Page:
The political dimension of the Oxford Movement – a short notice

I am currently reading the voluminous „Oxford Handbook of the Oxford Movement“. I hope to publish a review in the „Theologische Revue“ later this year. Article by article – there are 42 in total plus foreword plus afterword  – I am working my way through numerous aspects of the Oxford movement: theology, history, personalities, spirituality, arts … and politics.

I have to admit that for most scholars of the Oxford Movement, its political dimension seem to be of minor importance. When realising that the symbolic beginning of the movement is usually attributed to the very political „Irish Church Temporalities Act“ of 1833 and John Keble’s „Assize Sermon“ this lacuna is rather peculiar.  Simon Skinner, a historian at Oxford University, is right when he points to the fact that there has been a „perhaps inevitable preoccupation of religious and ecclesiastical historians“ with the Oxford Movement’s impact on the Church of England“ (Skinner 2017: Social and Political Commentary, in: Brown, Nockles, Pereiro: Oxford Handbook of the Oxford Movement, Oxford: OUP, 332). The political and social questions connected with the writings and actions of members of the Movement have so far been somewhat neglected. Skinner’s own 2004 contribution „Tractarians and the ‚Condition of England‚“, Stephen Kelly’s „A conservative at heart? The political and social thought of John Henry Newman“ (2012) and my own essay on Robert Isaac Wilberforce (2016) are only the most recent hints that this might be slowly changing.

Simon Skinner’s contribution to the Oxford Handbook looks more carefully at the social and political concerns which members of the movement regulary revealed in their publications. Most Tractarians revealed a political stance which today we might call conservative and „populist“. They were conservative when it came to questions relating to social and political hierarchy and the proper place of ecclesiastical and state authority. Their trust in the „social functions of the parish and romantic-medievalist panaceas such as a renaissance of the squirearchy and Sabbath recreation, national ‚Holy Days‘, and village fairs where squire and labourer might fraternize regardless of social rank“ (Skinner 2017: 339) can equally be regarded as conservative in today’s use of the word.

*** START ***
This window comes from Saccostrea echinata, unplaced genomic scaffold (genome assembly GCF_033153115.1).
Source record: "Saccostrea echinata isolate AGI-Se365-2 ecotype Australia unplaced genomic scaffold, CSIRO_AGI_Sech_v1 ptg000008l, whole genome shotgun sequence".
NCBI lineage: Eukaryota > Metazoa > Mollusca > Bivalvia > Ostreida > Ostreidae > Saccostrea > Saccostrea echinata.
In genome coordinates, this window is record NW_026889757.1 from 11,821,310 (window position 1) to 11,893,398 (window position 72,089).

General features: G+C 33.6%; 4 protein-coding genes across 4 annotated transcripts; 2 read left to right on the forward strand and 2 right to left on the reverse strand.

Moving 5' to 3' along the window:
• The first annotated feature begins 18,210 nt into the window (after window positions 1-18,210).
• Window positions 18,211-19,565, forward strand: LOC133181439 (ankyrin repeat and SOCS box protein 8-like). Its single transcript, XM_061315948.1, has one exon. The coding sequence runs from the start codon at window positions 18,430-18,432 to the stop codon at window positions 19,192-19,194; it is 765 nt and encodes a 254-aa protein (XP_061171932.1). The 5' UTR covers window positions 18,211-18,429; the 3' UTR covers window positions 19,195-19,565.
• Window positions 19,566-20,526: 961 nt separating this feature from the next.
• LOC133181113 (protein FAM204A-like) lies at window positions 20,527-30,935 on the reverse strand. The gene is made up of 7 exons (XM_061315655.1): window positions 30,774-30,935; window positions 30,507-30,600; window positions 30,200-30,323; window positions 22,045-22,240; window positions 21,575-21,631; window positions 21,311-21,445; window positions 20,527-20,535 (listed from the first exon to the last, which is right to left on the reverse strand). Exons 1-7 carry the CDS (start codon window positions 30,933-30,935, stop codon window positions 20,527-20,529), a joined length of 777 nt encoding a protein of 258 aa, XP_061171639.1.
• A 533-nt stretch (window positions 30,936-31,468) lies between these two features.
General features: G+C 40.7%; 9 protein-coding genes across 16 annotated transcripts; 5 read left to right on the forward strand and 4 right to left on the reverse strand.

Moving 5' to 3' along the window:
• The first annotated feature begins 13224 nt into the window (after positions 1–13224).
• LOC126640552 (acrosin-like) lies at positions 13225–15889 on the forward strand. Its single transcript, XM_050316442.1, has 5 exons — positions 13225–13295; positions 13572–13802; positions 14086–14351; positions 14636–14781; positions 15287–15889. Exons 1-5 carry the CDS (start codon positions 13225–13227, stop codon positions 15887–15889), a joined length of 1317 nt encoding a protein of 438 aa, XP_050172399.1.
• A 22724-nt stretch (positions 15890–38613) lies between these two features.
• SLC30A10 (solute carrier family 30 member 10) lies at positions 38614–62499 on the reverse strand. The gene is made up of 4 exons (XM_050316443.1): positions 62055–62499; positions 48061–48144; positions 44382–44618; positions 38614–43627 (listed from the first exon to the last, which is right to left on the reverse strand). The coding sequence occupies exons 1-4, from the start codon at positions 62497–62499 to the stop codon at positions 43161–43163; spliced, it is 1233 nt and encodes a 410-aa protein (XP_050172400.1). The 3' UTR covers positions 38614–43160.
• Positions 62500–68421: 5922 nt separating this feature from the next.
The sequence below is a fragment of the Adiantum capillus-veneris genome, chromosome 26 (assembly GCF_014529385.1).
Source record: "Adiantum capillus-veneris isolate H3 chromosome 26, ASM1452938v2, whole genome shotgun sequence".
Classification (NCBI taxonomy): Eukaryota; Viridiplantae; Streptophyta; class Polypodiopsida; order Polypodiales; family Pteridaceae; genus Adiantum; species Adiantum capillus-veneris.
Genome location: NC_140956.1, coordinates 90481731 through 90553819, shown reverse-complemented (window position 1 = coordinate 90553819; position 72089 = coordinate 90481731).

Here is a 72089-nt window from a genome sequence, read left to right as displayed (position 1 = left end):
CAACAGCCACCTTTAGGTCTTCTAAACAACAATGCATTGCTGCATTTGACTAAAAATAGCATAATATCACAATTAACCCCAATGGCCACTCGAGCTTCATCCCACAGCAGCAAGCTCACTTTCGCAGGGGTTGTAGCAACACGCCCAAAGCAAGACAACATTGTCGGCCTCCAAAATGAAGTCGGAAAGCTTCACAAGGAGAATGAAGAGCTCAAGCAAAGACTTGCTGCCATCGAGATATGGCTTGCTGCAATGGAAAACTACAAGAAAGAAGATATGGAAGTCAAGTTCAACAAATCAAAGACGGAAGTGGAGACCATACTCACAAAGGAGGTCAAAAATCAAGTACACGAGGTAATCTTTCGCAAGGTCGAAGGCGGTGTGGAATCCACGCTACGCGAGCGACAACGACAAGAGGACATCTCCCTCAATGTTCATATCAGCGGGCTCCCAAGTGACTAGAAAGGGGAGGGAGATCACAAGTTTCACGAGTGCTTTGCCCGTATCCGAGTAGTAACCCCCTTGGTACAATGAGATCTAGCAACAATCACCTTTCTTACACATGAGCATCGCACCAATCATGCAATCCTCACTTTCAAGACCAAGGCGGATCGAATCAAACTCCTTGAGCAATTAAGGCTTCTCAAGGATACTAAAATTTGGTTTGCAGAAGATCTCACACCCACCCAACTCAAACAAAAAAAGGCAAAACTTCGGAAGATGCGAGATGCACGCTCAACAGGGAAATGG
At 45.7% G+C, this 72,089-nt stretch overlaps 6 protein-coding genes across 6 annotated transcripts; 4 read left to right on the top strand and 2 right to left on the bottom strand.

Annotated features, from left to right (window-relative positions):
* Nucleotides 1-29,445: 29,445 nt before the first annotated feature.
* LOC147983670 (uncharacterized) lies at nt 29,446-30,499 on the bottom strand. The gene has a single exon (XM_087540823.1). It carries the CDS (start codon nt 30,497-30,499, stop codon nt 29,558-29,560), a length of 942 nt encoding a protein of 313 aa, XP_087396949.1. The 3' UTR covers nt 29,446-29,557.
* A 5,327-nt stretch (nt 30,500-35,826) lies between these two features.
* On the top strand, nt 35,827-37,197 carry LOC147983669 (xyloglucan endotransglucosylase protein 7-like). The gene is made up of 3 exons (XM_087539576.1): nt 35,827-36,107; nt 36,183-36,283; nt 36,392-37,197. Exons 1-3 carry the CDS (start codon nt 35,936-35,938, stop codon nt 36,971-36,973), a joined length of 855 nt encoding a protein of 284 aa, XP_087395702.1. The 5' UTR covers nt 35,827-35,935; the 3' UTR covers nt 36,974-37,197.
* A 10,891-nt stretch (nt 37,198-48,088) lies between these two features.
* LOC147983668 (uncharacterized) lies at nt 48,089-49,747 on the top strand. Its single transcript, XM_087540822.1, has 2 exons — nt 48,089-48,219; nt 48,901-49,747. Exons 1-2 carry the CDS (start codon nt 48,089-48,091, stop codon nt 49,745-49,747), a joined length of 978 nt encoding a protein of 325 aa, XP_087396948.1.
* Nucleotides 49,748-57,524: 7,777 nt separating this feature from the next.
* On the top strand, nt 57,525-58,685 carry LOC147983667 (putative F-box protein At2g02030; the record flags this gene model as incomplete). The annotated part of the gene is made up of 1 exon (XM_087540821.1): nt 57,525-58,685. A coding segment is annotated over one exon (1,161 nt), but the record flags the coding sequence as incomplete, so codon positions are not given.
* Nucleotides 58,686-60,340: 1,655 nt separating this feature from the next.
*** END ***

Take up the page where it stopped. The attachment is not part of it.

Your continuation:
Populist might be called the strong and vehemently formulated oppostion to industralism, capitalism and worldly gain which we are able to find in Tractarian publications and pamphlets. This kind of populism was rooted less in any particular rational political motive but rather in the theological conviction of a sinful world, fallen and in need of spiritual redemption. „Sympathy with the poor“ (ibid. 344) was a necessary part of redemption but that had to be organized in an ‚old school‘ manner: on the local level and not through national schemes or acts of law (ibid. 341f.).

Underlying this social commentary or criticism was a very specific view of church-state-relations, a certain politico-theological vision. Skinner’s article makes plain that the members of the Oxford Movement were torn between their aspiration „that the Church’s guidance was indispensable to the political nation.“ (ibid. 337). At the same time the constitutional link between the state and the established church came under intense scrutiny. The Tractarians wanted the church to guide the state but they did not want the state to have a say in ecclesiastical matters. They abhorred the so-called Erastianism, i.e. the perceived meddling of the state in questions relating to the church’s teaching and governing. In the same Oxford Handbook, James Pereiro writes: „The Tractarians raised their protest against the conception of the Church as a department of (the) state“ (ibid. 560). Hence followed a strong preference for the apostolic succession as a pillar of ecclesiastical authority and later also for the revival of Convocation as the church’s self-governing body. It followed also an increased opposition to the so-called Royal Supremacy, the overarching authority of the monarch in both state and church matters.

Hence, we should say: Politics did matter for (some) members of the Oxford Movement. This short post can only raise attention to this political dimension of the Oxford Movement. Any interested reader should refer to the Handbook or the texts mentioned above for further reading.

 

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